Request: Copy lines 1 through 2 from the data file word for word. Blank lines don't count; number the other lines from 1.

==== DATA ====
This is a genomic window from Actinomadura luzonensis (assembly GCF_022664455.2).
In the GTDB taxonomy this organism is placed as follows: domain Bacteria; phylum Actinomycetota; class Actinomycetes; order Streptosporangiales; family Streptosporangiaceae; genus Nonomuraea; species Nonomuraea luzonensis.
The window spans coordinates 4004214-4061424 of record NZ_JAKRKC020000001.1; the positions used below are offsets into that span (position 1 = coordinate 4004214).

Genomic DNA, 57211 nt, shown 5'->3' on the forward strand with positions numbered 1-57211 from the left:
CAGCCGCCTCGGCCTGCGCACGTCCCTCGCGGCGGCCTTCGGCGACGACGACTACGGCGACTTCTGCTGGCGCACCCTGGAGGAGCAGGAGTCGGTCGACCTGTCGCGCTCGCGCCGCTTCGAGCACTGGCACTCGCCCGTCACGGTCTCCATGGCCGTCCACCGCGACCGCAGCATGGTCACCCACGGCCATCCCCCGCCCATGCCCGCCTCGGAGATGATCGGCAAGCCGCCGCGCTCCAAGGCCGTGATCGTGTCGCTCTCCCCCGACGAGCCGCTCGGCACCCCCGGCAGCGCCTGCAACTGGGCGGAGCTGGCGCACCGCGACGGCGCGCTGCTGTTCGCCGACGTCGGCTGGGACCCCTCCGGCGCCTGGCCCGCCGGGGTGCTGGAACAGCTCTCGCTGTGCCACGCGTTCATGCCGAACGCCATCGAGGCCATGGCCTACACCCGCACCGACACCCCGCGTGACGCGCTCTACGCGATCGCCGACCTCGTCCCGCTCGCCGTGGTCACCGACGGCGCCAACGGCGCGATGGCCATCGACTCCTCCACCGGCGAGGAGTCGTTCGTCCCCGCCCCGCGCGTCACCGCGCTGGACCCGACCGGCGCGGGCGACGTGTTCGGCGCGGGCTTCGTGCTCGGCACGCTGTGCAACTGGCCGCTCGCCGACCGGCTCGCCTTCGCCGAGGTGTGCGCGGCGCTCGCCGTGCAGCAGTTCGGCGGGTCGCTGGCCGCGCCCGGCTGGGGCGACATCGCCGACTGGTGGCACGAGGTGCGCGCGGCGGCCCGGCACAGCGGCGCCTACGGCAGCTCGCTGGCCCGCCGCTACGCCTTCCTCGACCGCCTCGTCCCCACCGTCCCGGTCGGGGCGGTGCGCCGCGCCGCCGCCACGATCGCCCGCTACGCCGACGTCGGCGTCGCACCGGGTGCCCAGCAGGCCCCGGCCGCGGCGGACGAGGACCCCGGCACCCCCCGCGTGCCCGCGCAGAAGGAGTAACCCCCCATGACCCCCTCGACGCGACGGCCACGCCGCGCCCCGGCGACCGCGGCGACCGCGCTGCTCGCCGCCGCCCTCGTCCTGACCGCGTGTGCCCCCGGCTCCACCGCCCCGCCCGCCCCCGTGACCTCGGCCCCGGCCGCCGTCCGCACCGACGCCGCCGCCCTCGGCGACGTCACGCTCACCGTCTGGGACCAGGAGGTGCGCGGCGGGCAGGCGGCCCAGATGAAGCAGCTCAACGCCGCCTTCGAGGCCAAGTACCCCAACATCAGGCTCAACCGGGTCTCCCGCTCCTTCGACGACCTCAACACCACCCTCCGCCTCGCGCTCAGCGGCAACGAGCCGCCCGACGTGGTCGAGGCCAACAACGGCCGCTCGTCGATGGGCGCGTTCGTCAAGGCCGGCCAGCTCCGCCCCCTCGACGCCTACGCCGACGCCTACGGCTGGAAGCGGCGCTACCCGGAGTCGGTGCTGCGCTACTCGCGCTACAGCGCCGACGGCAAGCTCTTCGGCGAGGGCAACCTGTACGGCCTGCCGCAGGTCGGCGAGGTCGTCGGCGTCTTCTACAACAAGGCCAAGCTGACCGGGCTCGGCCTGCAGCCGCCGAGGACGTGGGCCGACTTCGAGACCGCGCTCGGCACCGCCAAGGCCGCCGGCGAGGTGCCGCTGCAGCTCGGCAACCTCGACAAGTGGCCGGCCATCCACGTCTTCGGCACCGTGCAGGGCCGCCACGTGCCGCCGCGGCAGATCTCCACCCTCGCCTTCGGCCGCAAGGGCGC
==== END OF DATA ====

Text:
This is a genomic window from Actinomadura luzonensis (assembly GCF_022664455.2).
In the GTDB taxonomy this organism is placed as follows: domain Bacteria; phylum Actinomycetota; class Actinomycetes; order Streptosporangiales; family Streptosporangiaceae; genus Nonomuraea; species Nonomuraea luzonensis.